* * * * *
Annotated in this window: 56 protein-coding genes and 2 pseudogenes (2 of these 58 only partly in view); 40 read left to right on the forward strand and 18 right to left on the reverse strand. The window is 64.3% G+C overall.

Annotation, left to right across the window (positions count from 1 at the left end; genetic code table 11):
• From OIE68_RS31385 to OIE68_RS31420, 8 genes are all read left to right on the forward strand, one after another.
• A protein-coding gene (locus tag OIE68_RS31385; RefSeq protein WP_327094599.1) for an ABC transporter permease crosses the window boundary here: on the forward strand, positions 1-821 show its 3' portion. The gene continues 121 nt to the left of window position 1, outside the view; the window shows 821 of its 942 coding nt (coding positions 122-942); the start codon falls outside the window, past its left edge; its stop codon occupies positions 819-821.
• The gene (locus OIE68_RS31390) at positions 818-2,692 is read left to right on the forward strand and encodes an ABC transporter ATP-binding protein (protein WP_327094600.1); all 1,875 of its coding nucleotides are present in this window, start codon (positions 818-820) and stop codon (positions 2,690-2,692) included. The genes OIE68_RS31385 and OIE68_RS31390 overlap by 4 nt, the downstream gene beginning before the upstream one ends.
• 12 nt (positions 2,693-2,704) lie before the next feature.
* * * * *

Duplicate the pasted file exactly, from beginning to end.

Annotated in this window: 56 protein-coding genes and 2 pseudogenes (2 of these 58 only partly in view); 40 read left to right on the forward strand and 18 right to left on the reverse strand. The window is 64.3% G+C overall.

Annotation, left to right across the window (positions count from 1 at the left end; genetic code table 11):
• From OIE68_RS31385 to OIE68_RS31420, 8 genes are all read left to right on the forward strand, one after another.
• A protein-coding gene (locus tag OIE68_RS31385; RefSeq protein WP_327094599.1) for an ABC transporter permease crosses the window boundary here: on the forward strand, positions 1-821 show its 3' portion. The gene continues 121 nt to the left of window position 1, outside the view; the window shows 821 of its 942 coding nt (coding positions 122-942); the start codon falls outside the window, past its left edge; its stop codon occupies positions 819-821.
• The gene (locus OIE68_RS31390) at positions 818-2,692 is read left to right on the forward strand and encodes an ABC transporter ATP-binding protein (protein WP_327094600.1); all 1,875 of its coding nucleotides are present in this window, start codon (positions 818-820) and stop codon (positions 2,690-2,692) included. The genes OIE68_RS31385 and OIE68_RS31390 overlap by 4 nt, the downstream gene beginning before the upstream one ends.
• 12 nt (positions 2,693-2,704) lie before the next feature.